If an employee is diagnosed with breast cancer, for example, what can an employer expect in terms of employee absence?
CS: That depends on the individual patient. With the newer cancer drugs, patients are able to return to work sooner. So there is probably a reduced absentee rate compared to 20 years ago. Some patients will be at work, go for radiation treatment, then return to work the same day. Nonetheless, the emotional turmoil can be overwhelming. This is a woman who needs support and compassion. She needs time and needs to have confidence that her employer will be behind her through this ordeal and will do everything possible to eliminate stress and questions and concerns about employment status. We do get phone calls from people who say that they won their battle with cancer but lost their job.
Because of needing time off?
CS: Because of needing too much time off. [An employee] needs someone who will understand exactly what’s coming and who will help them with employment- and benefits-related questions and reassure them that they will have the time that they need, that their job is safe, and that once they get through this, they’re going to be welcomed back. Most cancer patients do not want that cancer experience to be the defining thing about their life. They want it to be an event that they get through and move on.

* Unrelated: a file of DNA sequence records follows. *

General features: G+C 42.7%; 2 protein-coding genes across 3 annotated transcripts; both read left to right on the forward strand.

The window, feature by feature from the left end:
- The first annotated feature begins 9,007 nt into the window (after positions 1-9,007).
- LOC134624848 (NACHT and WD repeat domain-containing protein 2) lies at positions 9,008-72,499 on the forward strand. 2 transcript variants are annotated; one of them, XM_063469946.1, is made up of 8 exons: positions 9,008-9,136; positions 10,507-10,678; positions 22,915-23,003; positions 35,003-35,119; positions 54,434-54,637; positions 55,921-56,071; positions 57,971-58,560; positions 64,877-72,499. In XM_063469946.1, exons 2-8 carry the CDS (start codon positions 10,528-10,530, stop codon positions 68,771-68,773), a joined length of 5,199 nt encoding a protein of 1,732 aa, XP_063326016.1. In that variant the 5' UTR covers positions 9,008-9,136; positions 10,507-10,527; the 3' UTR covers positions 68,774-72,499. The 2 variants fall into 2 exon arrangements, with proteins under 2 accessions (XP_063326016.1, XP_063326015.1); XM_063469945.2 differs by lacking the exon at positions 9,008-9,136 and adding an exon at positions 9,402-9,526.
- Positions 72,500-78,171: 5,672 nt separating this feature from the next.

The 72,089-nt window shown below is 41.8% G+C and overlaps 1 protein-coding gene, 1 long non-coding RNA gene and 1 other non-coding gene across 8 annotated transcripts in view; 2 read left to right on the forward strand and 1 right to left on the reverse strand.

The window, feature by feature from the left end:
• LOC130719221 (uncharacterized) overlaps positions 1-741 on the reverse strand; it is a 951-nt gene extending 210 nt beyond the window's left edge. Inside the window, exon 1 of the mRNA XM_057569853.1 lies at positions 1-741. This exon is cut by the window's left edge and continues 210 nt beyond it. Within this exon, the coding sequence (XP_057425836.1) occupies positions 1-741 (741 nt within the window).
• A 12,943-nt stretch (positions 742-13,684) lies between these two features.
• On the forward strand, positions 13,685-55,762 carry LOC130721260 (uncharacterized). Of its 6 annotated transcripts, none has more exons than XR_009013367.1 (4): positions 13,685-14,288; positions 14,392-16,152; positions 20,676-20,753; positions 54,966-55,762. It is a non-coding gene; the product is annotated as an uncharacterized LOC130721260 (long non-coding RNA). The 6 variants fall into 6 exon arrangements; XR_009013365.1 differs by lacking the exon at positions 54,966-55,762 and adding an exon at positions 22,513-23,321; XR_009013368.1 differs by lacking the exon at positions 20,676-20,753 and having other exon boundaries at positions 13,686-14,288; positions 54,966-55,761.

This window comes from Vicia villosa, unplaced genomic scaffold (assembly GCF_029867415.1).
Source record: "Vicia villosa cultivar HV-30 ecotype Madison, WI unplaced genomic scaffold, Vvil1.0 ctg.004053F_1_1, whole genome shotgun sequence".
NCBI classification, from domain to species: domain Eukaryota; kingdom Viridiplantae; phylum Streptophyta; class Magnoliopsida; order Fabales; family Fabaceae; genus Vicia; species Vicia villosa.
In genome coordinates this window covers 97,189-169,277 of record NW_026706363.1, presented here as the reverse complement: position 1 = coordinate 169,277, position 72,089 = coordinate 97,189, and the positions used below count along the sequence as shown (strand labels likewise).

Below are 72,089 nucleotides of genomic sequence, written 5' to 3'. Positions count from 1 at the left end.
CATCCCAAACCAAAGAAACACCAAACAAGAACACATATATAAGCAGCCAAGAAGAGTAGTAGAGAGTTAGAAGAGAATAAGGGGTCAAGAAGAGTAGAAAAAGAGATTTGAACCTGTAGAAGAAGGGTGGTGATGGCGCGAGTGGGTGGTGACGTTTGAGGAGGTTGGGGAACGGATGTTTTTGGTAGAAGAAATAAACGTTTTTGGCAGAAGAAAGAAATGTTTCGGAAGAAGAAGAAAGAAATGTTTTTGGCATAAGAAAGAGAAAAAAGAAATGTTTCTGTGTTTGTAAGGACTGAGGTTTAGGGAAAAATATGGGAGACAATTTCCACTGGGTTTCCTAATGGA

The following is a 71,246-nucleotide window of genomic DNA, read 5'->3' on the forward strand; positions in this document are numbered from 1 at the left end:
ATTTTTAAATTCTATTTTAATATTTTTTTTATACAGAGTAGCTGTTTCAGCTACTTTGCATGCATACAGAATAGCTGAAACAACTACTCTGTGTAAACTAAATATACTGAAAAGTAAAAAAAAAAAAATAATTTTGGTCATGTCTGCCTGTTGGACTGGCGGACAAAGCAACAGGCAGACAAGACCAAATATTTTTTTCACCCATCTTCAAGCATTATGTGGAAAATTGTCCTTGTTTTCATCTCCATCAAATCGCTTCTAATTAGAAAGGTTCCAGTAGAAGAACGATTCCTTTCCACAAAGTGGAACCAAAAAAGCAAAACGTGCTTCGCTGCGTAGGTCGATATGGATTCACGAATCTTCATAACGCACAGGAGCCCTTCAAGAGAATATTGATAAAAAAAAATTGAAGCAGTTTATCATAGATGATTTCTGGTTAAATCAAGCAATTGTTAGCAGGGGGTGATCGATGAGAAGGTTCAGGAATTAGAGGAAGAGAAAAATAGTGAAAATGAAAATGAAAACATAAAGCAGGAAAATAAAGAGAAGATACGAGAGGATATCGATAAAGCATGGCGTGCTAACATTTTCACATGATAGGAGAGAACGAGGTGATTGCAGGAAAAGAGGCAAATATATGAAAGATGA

What will the financial impact be for employers?
CS: Employers are going to find themselves financially squeezed. Their employees need these cancer drugs. And governments, particularly in Ontario, are unwilling to pay for them. It’s going to be very difficult for those employers who want to provide a good benefits package to attract good employees to keep up with the new demand. The insurance companies are not going to be able to take this hit. Governments are backing away from the costs of [these] drugs, and that cost will land somewhere. In many cases, that will land on the shoulders of the employer, who has to choose between having a very good thirdparty benefits plan or saving money. Most employers focus education and prevention programs on conditions such as high cholesterol or obesity.
What should employers do to educate their employees on cancer?
CS: Employers should be encouraging all of their staff to pursue screening programs. [Employers] should connect with the Canadian Cancer Society, the Canadian Breast Cancer Foundation and get information about screening programs, how they work, what happens. And just really distribute material that already exists. Make it available in the cafeteria, in the lounge…on the intranet.
Does the Cancer Advocacy Coalition of Canada do anything to help employers educate their employees?
CS: No. We publish the Annual Report Card, an independent evaluation of cancer system performance from the perspective of meeting patient needs. And we follow up with advocacy on the issues [wait times, access to drugs, prevention] that are raised in each Report Card. We’re not large enough to have a service offering to employers.
What are your thoughts on the recent announcement of the optional HPV vaccine for Grade 8 girls in Ontario?
CS: We’re glad that the provinces, one at a time, are picking up on the federal money. That’s a good thing. These vaccines in conjunction with screening will save a lot of lives. But you cannot give up on the screening program because of this vaccine. They have to happen in conjunction. It’s not an either/or. There’s no magic bullet. You have to have both.
Brooke Smith is assistant editor of BENEFITS CANADA. email@example.com